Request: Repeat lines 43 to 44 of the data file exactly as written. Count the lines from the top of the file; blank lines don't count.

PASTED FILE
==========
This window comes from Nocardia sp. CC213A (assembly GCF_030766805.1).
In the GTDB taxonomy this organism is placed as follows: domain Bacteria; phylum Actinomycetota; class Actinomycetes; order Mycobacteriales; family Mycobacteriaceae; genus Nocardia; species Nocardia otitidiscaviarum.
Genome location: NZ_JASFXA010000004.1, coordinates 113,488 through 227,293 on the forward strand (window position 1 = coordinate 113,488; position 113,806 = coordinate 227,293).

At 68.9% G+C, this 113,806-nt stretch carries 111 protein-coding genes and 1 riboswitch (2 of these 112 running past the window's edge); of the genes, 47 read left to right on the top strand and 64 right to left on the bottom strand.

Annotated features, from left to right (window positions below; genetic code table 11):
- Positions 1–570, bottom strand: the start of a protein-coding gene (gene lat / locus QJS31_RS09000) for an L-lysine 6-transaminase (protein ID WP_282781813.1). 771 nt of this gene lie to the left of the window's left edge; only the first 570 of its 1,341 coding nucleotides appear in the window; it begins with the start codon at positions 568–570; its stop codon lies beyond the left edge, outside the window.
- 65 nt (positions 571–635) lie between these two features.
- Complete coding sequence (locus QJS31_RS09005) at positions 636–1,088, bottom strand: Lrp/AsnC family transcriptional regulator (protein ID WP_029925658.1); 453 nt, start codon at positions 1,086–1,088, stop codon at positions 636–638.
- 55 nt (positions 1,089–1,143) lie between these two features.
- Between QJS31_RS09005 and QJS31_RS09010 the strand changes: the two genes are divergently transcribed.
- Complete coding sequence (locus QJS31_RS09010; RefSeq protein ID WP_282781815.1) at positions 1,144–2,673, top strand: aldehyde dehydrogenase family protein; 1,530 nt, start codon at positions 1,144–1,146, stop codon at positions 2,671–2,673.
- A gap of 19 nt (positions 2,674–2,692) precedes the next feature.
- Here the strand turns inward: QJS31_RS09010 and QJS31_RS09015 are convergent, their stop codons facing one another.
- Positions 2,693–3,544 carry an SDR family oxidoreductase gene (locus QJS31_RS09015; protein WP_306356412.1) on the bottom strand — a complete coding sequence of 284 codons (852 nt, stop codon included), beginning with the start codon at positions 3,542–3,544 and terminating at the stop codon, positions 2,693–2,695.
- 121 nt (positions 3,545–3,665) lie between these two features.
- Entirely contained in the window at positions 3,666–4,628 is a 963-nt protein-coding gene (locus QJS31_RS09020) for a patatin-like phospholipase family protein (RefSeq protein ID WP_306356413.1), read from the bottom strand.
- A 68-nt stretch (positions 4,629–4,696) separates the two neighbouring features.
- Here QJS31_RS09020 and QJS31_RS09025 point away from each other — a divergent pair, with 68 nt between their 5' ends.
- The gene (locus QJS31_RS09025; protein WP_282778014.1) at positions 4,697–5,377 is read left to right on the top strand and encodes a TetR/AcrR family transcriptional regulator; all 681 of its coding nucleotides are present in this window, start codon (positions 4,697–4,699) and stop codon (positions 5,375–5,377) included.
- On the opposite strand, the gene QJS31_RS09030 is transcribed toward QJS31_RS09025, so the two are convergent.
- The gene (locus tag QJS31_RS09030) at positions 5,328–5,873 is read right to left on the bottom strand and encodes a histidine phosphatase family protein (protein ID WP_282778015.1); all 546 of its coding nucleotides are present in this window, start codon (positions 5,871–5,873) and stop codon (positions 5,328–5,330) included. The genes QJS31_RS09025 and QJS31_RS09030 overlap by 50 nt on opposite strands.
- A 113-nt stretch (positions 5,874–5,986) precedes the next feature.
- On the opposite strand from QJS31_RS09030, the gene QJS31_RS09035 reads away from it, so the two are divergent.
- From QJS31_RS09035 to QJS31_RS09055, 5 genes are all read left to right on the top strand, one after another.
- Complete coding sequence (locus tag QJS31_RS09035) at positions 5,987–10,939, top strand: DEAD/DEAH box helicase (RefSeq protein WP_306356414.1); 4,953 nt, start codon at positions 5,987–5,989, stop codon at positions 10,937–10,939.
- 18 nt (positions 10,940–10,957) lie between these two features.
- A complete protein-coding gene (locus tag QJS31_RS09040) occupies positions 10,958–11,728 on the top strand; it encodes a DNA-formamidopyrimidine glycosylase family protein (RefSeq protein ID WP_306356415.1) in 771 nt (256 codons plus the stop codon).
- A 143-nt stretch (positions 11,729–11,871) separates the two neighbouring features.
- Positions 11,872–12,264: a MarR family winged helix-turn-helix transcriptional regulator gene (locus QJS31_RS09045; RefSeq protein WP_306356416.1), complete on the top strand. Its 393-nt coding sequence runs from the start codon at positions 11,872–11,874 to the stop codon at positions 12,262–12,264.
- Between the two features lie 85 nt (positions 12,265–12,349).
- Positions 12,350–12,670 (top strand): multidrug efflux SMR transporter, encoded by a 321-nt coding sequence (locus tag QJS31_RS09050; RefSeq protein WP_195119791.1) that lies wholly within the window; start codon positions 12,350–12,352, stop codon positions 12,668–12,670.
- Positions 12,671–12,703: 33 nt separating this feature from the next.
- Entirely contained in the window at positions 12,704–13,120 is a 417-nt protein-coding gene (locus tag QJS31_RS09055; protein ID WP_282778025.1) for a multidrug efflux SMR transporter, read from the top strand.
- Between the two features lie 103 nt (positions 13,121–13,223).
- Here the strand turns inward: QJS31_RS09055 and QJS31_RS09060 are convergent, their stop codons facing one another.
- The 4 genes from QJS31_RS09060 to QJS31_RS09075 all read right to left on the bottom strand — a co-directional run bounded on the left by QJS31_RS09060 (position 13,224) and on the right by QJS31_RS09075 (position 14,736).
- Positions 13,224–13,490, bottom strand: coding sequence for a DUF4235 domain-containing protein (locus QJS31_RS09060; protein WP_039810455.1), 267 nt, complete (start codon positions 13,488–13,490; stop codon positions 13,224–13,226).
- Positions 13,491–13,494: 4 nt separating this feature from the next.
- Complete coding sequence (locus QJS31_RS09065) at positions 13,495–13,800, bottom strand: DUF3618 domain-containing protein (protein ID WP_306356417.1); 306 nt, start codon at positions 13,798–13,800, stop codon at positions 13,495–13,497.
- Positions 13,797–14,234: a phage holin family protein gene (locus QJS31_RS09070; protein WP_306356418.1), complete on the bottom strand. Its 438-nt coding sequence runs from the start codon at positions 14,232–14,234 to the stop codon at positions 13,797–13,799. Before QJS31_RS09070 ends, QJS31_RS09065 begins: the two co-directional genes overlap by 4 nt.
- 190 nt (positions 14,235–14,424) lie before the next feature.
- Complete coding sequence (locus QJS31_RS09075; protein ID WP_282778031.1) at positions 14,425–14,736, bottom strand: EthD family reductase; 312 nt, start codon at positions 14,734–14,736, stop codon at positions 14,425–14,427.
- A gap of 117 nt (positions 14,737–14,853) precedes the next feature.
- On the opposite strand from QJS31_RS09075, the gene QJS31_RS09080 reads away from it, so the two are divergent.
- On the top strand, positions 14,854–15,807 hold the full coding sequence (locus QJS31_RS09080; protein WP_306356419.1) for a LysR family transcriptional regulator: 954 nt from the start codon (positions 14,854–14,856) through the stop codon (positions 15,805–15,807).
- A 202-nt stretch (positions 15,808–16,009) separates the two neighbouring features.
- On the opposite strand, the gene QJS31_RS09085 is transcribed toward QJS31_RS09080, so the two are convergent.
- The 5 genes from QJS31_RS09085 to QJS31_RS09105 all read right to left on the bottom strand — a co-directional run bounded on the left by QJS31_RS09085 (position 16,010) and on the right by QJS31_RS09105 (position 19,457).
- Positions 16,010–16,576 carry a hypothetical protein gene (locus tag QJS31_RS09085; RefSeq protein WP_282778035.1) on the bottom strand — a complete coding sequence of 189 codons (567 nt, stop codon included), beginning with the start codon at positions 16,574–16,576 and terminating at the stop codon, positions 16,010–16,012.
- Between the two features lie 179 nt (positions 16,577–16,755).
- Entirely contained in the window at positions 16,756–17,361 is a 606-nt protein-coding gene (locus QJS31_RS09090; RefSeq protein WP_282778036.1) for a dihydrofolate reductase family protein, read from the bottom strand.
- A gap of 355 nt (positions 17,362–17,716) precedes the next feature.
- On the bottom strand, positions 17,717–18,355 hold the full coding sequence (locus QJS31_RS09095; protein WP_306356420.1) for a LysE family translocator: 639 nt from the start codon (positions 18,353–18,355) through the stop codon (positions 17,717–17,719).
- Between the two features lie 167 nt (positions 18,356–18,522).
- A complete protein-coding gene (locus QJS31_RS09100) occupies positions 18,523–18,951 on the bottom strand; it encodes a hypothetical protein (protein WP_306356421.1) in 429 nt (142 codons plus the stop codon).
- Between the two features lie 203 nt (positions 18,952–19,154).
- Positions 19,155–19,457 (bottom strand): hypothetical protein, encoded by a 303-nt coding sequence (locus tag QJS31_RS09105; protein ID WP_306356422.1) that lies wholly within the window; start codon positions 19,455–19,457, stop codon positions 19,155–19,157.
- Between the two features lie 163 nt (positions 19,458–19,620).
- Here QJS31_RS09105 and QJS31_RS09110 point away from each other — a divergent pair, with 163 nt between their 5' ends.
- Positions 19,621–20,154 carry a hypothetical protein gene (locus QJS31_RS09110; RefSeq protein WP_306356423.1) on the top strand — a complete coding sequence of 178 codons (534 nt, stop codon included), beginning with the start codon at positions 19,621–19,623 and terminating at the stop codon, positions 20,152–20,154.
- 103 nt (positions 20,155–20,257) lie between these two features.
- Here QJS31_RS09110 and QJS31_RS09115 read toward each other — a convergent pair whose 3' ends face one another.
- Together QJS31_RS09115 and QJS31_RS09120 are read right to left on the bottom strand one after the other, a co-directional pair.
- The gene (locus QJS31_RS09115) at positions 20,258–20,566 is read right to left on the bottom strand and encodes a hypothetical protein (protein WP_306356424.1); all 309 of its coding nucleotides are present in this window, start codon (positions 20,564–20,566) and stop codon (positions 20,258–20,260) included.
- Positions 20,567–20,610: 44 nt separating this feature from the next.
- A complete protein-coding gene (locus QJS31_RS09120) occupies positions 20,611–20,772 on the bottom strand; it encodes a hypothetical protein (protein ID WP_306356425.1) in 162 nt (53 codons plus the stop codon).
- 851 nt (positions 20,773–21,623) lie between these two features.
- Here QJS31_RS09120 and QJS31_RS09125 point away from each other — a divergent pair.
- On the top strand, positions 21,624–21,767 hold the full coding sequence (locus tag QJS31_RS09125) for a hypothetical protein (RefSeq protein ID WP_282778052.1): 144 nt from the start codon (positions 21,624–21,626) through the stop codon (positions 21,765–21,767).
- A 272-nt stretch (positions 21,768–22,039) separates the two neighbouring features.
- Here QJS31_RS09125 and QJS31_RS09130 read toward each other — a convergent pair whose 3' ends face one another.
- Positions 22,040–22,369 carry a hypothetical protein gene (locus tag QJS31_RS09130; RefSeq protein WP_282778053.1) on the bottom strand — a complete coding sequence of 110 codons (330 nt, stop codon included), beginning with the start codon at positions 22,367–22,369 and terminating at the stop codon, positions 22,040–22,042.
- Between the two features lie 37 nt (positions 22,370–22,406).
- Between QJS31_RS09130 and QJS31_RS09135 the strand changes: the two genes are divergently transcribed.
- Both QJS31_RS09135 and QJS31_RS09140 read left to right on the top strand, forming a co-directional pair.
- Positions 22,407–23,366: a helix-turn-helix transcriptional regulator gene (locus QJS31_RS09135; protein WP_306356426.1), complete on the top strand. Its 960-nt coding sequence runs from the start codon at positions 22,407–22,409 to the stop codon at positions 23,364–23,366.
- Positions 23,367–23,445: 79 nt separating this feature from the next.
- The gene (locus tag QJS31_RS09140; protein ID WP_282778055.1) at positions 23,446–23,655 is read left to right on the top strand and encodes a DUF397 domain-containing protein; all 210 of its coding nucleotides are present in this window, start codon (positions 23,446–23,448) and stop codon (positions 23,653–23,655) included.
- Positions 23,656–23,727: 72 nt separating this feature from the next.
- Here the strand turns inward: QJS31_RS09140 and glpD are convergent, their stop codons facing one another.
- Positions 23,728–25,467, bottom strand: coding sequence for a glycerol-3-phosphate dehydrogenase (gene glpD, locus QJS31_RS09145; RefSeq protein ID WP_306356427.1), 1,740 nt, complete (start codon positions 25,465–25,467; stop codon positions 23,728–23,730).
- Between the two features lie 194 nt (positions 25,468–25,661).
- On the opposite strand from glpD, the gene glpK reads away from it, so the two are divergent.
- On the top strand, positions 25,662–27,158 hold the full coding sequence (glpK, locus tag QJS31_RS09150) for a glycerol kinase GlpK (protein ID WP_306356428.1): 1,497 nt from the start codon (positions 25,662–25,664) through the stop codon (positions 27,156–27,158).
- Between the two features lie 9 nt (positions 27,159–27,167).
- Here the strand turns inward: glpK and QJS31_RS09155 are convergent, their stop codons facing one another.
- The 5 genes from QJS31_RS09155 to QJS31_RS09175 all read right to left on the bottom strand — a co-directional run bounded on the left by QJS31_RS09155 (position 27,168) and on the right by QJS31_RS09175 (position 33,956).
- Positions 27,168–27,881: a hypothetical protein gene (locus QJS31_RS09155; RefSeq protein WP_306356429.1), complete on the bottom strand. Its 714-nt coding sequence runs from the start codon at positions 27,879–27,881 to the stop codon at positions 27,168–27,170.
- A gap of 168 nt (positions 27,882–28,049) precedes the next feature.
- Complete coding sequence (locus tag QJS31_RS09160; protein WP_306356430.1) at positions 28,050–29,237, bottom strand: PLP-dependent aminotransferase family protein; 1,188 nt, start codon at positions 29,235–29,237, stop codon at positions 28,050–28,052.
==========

- A gap of 117 nt (positions 14,737–14,853) precedes the next feature.
- On the opposite strand from QJS31_RS09075, the gene QJS31_RS09080 reads away from it, so the two are divergent.